By Heather Maude via Beef Magazine
Carefully analyze the cost of buying, selling and retaining replacement heifers. “The days of developing heifers from calves to breds for $300 are gone. But, so are $500 heifer calves in the fall. Is it worth it to develop and retain your own heifers? Can you afford not to?”
That’s the question John Ritten, University of Wyoming associate ag professor, asks of producers. Ritten thinks the fundamentals are in place for a strong market at least through 2015, and encourages producers who are trying to decide whether to keep their own replacement heifers this fall, or buy new genetics, to make an economic comparison to see how market swings and ever-changing input prices affect the value of bred heifers.
By the numbers
“You still start with a weaned heifer calf, which used to be worth $550 in October. Then, in the fall of 2013, we saw the average heifer calf price in Wyoming go to $900, which was a bargain compared to the 2014 price average of $1,520,” says Ritten. By July 2015, those prices hovered around $1,800, he says.
That initial cost must be associated with heifer calves being developed, whether or not they were purchased or raised, because it provides a necessary starting value.
“We are going to assume we weaned or purchased heifers on Oct. 15, turned them out on grass, then began feeding on Dec. 1. We will breed them on May 15, and either turn them back out to pasture or sell in July,” says Ritten, paralleling a typical development timeline in the Northern Plains.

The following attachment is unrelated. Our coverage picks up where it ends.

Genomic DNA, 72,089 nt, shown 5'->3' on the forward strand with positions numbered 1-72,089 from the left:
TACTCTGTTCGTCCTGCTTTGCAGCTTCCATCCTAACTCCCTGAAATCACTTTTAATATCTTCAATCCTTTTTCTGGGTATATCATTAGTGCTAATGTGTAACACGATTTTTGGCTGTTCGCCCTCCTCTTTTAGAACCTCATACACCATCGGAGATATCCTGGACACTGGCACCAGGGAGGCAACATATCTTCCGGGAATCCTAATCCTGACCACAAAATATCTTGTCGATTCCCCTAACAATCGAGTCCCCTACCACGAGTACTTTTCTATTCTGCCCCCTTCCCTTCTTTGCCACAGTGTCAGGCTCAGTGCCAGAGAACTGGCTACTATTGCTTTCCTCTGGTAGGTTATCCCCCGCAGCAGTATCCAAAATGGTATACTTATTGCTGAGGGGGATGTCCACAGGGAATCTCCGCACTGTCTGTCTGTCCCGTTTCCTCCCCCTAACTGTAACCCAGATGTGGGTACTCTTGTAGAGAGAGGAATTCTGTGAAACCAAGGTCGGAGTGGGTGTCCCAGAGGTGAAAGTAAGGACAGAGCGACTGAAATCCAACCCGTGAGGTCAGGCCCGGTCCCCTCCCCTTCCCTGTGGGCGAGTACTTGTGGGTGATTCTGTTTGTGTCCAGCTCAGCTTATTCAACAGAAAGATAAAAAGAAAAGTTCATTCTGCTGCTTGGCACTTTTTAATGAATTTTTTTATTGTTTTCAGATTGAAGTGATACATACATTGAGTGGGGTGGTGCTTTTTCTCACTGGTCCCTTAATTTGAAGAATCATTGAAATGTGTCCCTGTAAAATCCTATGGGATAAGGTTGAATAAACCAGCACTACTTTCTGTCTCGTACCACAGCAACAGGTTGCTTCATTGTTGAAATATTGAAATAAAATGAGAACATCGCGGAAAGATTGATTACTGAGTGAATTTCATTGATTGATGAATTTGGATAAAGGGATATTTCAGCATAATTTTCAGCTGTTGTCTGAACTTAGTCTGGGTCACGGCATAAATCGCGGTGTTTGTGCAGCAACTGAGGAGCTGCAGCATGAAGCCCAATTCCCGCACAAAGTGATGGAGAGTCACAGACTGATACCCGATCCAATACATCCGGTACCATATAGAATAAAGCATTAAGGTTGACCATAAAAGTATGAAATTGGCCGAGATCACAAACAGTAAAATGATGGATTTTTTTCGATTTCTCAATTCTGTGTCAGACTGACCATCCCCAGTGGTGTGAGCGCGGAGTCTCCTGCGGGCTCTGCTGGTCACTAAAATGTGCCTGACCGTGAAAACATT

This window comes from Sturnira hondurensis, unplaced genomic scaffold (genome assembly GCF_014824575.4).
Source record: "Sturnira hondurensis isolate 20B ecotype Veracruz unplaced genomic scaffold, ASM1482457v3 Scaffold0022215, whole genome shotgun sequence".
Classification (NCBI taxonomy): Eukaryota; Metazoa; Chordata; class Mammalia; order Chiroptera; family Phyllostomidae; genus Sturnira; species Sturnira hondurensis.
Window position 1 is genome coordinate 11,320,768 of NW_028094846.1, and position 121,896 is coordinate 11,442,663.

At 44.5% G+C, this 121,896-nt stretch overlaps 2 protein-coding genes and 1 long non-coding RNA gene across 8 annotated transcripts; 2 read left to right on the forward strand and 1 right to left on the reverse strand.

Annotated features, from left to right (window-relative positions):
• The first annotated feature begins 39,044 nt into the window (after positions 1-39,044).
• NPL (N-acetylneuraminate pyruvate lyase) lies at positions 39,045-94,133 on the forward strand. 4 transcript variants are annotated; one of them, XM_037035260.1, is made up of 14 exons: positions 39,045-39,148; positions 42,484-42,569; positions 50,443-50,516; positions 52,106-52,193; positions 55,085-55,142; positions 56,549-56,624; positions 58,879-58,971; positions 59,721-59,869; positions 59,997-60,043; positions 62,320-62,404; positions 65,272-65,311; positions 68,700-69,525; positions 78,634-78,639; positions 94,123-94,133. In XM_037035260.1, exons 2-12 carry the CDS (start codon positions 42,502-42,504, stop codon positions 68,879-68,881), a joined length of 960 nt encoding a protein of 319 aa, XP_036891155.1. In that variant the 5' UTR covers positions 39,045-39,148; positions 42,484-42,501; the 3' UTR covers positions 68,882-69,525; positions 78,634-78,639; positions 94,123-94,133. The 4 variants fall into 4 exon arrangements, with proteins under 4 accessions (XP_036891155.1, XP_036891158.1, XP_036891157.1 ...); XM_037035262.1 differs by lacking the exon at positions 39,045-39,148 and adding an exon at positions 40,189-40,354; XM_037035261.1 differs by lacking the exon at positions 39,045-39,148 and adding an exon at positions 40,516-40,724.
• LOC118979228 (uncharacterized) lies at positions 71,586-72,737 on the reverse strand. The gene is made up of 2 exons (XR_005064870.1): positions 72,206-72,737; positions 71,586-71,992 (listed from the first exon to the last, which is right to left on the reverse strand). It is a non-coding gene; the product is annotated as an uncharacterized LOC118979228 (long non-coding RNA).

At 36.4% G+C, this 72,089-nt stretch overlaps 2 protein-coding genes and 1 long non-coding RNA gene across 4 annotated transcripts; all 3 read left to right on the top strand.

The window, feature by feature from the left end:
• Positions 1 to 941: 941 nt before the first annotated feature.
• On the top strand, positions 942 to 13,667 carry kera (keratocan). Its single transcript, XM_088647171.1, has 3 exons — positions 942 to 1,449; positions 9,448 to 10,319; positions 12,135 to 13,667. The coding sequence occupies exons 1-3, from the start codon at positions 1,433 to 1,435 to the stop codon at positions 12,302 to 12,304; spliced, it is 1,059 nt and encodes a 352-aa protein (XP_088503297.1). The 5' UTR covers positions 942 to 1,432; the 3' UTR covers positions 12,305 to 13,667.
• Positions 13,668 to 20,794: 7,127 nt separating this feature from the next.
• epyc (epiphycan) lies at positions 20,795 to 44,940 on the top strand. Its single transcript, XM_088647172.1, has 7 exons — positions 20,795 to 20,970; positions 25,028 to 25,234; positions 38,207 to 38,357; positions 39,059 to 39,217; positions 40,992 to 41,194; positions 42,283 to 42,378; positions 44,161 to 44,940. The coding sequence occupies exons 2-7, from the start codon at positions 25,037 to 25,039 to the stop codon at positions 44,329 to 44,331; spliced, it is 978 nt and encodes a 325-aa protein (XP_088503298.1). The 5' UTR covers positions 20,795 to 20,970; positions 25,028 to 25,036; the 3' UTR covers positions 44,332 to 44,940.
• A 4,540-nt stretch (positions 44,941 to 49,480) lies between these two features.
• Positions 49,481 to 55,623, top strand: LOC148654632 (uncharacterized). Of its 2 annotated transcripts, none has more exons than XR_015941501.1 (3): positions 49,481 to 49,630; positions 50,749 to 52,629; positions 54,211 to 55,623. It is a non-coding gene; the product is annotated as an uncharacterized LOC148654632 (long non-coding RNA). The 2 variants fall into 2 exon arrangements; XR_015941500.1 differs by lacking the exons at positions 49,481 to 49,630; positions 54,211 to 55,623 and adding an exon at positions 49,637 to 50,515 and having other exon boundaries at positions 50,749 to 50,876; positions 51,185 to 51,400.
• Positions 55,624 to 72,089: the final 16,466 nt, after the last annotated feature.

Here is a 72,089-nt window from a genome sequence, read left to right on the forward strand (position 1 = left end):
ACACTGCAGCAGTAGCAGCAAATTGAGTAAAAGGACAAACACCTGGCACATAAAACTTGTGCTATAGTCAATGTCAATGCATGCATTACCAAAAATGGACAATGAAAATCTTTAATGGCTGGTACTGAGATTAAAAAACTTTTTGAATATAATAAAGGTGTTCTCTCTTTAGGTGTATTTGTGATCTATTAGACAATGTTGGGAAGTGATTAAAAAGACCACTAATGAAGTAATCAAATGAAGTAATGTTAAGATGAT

His assumptions result in 45 days on forage, or an equivalent of 15 pounds of hay per head per day. “Then we will put them on full feed for 165 days, with a ration consisting of 15 pounds of grass-alfalfa-mix hay and 4 pounds of protein per day. I’m going to spend $110 per ton on hay, and $320 per ton on protein. If I calculate that all out based on those parameters, I will have $363.58 per head in feed costs from October through July 1,” says Ritten.
In the spring, the decision of whether to AI or bull-breed the heifers will also provide some differences in development costs.
“If I AI, experts tell me I can count on a 65% conception rate. If I throw a bull in, it will be closer to a 90% conception rate. Either way, we have costs and open heifers,” says Ritten.
If AI-ing, Ritten calculates cost per head to be around $80, which includes any drugs used, semen purchased and hiring an AI tech.
“But what does a heifer bull cost? I am going to assume he costs me $4,000, that he breeds 25 head a year, and that I sell him for $1,800 after two years of service because he got too big to breed heifers. That comes to a $72 cost per head. If I pay $6,000 for him, that price goes up to $112 per head,” explains Ritten.
Lastly, to truly realize all costs involved in heifer development, Ritten encourages producers to consider charging themselves a fair interest rate during the time of developing heifers, and take into consideration labor, yardage and additional vet costs and supplies.
“Then there are the open heifers. They still have value, but not nearly as much as if they’re bred.”
A Handbook for Ranch Managers. In keeping with the “holistic” idea that the land, the livestock, the people and the money should be viewed as a single integrated whole: Part I deals with the management of the natural resources. Part II covers livestock production and Part III deals with the people and the money. Not only would this book make an excellent basic text for a university program in Ranch Management, no professional ranch manager’s reference bookshelf should be without it. It is a comprehensive reference manual for managing the working ranch. The information in the appendices and extensive bibliography alone is worth the price of the book.
You might also be interested in the supplement to this Handbook: Planned Grazing: A Study Guide and Reference Manual.